Weill Cornell Medical College has received $49.6 million from the National Center for Advancing Translational Sciences (NCATS), of the National Institutes of Health (NIH), to fund its Clinical and Translational Science Center (CTSC). This Clinical and Translational Science Award (CTSA) is a 5-year renewal of the largest Federal grant ever awarded to the Medical College by the NIH. In 2007, the first CTSA grant award supported the establishment of Weill Cornell's CTSC, a multi-institutional consortium in New York City with the goal of accelerating new patient preventive interventions and treatments through translational research.
"The Weill Cornell Clinical and Translational Science Center has made terrific progress in breaking down barriers to translational research and laying the foundations for future cooperation, not only with other academic institutions, but also with the private sector," says Dr. Laurie H. Glimcher, the Stephen and Suzanne Weiss Dean of Weill Cornell Medical College. "As with any effort that seeks to break new ground, there are great challenges and equally great rewards, but the renewed CTSA grant affirms that we are transforming the way medical research is conducted."
Today, the CTSC, led by Weill Cornell Medical College and Weill Cornell Graduate School of Medical Sciences, is an innovative multi-institutional consortium, committed to breaking down institutional silos and barriers separating scientific disciplines to accelerate the clinical application of basic science discoveries. The Center, based at Weill Cornell, consists of a unique multidisciplinary biomedical research network, encompassing Weill Cornell Medical College, Weill Cornell Graduate School of Medical Sciences and NewYork-Presbyterian Hospital/Weill Cornell Medical Center; Memorial Sloan-Kettering Cancer Center (MSKCC); Hospital for Special Surgery (HSS); Cornell University, Ithaca including Cornell University Cooperative Extension, New York City (CUCE-NYC); Hunter College of the City University of New York (CUNY) with its School of Nursing, School of Public Health and Center for the Study of Gene Structure and Function; and the Animal Medical Center.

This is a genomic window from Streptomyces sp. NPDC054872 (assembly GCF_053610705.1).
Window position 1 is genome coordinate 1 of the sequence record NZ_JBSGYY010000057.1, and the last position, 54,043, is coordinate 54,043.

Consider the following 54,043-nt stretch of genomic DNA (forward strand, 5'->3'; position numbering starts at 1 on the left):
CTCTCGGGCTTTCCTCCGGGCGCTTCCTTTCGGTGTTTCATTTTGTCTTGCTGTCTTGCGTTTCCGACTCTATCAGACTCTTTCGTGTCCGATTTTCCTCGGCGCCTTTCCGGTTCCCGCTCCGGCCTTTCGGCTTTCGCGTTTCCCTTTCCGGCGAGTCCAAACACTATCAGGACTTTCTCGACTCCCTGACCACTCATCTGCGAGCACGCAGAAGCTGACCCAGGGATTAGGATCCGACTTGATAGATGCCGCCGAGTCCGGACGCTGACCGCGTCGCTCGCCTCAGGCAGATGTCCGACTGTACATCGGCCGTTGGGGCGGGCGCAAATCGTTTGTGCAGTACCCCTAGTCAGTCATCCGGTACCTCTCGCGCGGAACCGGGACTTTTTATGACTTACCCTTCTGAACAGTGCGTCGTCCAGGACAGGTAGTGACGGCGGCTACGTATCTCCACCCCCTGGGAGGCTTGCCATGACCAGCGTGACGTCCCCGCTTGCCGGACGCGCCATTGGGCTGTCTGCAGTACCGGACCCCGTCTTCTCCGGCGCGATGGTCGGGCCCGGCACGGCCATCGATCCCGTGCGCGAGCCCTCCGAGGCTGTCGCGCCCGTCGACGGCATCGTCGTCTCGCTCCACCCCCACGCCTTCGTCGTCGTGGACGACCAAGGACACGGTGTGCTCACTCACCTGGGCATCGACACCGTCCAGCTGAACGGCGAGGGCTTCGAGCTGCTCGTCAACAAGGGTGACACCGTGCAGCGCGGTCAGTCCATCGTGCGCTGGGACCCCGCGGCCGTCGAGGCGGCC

"We are thrilled," says Dr. Julianne Imperato-McGinley, the CTSC's principal investigator and program director at Weill Cornell. "This renewal grant represents an important acknowledgement of the progress we've made in strengthening collaborative relationships between leading research institutions in New York City, nurturing the next generation of translational researchers and building an infrastructure to support further medical innovation."
An accomplished clinical and translational researcher with more than 25 years of NIH funding, Dr. Imperato-McGinley is also the associate dean for translational research and education at Weill Cornell. In addition, Dr. Imperato-McGinley serves as The Abby Rockefeller Mauzé Distinguished Professor of Endocrinology in Medicine and professor of Medicine at Weill Cornell, and attending physician at NewYork-Presbyterian/Weill Cornell Medical Center.